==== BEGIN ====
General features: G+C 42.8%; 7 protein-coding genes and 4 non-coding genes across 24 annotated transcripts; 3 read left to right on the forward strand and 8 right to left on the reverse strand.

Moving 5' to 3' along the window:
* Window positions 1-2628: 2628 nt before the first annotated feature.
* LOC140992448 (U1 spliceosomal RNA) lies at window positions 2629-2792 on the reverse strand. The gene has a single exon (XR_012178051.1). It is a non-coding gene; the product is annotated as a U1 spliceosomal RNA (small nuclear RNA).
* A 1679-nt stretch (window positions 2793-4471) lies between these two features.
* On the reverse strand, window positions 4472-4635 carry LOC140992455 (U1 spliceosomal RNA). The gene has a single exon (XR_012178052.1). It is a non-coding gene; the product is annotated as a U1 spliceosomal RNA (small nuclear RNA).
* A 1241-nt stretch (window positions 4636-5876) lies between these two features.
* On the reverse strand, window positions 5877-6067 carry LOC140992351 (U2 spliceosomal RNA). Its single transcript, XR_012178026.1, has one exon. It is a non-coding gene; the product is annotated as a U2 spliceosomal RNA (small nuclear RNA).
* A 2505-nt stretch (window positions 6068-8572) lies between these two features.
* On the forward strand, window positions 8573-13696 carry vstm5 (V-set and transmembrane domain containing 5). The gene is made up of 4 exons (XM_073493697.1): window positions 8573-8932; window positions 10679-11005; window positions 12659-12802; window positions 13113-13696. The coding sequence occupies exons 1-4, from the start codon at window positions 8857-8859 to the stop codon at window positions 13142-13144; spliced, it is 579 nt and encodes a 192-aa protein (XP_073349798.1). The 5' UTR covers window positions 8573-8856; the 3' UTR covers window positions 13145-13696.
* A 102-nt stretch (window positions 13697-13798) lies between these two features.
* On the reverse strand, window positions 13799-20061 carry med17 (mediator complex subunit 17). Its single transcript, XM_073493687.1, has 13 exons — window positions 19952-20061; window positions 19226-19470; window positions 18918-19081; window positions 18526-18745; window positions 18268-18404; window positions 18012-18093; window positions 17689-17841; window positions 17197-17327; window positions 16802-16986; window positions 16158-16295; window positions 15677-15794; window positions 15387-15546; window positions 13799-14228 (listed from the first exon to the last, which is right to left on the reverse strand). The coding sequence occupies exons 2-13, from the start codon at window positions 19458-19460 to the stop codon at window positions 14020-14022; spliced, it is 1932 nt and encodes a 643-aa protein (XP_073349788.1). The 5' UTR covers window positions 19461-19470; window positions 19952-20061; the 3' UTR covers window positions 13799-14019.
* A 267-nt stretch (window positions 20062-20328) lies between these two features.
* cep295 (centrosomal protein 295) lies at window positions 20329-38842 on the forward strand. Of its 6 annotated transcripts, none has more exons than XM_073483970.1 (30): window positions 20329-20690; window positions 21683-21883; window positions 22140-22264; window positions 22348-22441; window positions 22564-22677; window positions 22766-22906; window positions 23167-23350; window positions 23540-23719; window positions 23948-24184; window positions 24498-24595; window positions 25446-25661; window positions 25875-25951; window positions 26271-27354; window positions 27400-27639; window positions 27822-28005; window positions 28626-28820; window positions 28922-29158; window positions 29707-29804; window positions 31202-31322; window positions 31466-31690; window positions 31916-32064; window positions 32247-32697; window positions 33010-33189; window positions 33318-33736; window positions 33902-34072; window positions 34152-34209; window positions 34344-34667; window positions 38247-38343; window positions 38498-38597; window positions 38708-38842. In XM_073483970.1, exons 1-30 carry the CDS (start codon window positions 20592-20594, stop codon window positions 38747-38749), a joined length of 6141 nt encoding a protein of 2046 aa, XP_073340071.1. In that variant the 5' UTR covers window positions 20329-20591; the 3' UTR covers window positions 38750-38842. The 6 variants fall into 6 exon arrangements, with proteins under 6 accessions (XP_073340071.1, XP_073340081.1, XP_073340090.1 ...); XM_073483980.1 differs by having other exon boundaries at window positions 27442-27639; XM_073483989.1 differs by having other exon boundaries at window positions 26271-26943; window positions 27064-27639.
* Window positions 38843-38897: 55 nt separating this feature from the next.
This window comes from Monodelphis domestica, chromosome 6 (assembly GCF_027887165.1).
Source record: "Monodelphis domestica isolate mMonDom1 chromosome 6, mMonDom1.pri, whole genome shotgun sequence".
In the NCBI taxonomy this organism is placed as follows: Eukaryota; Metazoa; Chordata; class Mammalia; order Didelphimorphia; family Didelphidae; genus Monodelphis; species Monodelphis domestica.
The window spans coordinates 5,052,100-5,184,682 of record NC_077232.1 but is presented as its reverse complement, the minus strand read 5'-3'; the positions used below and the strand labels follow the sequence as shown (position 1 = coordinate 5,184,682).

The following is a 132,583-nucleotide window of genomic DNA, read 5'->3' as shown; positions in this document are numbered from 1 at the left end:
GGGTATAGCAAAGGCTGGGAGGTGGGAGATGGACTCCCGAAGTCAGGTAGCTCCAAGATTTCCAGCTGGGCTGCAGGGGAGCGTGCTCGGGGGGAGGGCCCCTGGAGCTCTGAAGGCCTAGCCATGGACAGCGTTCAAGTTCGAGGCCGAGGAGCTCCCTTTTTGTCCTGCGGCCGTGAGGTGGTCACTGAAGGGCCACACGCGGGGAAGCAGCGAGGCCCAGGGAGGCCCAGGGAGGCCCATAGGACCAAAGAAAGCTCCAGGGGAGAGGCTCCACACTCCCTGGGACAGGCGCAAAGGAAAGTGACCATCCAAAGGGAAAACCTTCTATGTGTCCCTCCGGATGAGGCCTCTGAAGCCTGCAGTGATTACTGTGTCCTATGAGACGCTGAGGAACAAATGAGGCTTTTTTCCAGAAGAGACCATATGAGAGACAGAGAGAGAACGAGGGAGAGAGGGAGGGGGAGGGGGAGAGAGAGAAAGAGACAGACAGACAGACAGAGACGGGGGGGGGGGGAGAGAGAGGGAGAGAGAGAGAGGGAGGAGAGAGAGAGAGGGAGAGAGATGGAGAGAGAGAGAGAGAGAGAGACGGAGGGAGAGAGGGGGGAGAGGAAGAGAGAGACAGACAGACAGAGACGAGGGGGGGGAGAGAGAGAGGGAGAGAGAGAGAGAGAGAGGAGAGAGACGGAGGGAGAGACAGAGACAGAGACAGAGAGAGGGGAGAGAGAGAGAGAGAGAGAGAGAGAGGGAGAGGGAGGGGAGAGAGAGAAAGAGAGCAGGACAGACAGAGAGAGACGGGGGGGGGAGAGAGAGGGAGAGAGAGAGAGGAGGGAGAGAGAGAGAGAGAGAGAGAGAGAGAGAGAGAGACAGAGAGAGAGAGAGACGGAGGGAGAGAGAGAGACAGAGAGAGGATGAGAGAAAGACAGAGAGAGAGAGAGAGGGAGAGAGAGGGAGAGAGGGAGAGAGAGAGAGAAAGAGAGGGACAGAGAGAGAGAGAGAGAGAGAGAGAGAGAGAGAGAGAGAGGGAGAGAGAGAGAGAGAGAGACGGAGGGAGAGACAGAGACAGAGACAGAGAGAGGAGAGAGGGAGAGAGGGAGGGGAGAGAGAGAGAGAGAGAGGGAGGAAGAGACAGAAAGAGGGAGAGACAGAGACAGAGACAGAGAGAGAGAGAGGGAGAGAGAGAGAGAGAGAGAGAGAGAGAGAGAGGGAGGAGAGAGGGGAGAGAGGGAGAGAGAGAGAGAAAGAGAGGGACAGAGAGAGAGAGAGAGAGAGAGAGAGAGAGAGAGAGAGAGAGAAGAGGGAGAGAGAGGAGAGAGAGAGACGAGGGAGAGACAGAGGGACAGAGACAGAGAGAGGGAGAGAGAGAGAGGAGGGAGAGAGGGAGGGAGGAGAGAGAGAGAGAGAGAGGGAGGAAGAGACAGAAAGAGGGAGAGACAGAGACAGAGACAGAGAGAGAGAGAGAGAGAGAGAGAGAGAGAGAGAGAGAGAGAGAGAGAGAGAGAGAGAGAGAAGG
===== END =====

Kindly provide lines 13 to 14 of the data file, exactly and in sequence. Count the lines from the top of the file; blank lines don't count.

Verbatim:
* A 267-nt stretch (window positions 20062-20328) lies between these two features.
* cep295 (centrosomal protein 295) lies at window positions 20329-38842 on the forward strand. Of its 6 annotated transcripts, none has more exons than XM_073483970.1 (30): window positions 20329-20690; window positions 21683-21883; window positions 22140-22264; window positions 22348-22441; window positions 22564-22677; window positions 22766-22906; window positions 23167-23350; window positions 23540-23719; window positions 23948-24184; window positions 24498-24595; window positions 25446-25661; window positions 25875-25951; window positions 26271-27354; window positions 27400-27639; window positions 27822-28005; window positions 28626-28820; window positions 28922-29158; window positions 29707-29804; window positions 31202-31322; window positions 31466-31690; window positions 31916-32064; window positions 32247-32697; window positions 33010-33189; window positions 33318-33736; window positions 33902-34072; window positions 34152-34209; window positions 34344-34667; window positions 38247-38343; window positions 38498-38597; window positions 38708-38842. In XM_073483970.1, exons 1-30 carry the CDS (start codon window positions 20592-20594, stop codon window positions 38747-38749), a joined length of 6141 nt encoding a protein of 2046 aa, XP_073340071.1. In that variant the 5' UTR covers window positions 20329-20591; the 3' UTR covers window positions 38750-38842. The 6 variants fall into 6 exon arrangements, with proteins under 6 accessions (XP_073340071.1, XP_073340081.1, XP_073340090.1 ...); XM_073483980.1 differs by having other exon boundaries at window positions 27442-27639; XM_073483989.1 differs by having other exon boundaries at window positions 26271-26943; window positions 27064-27639.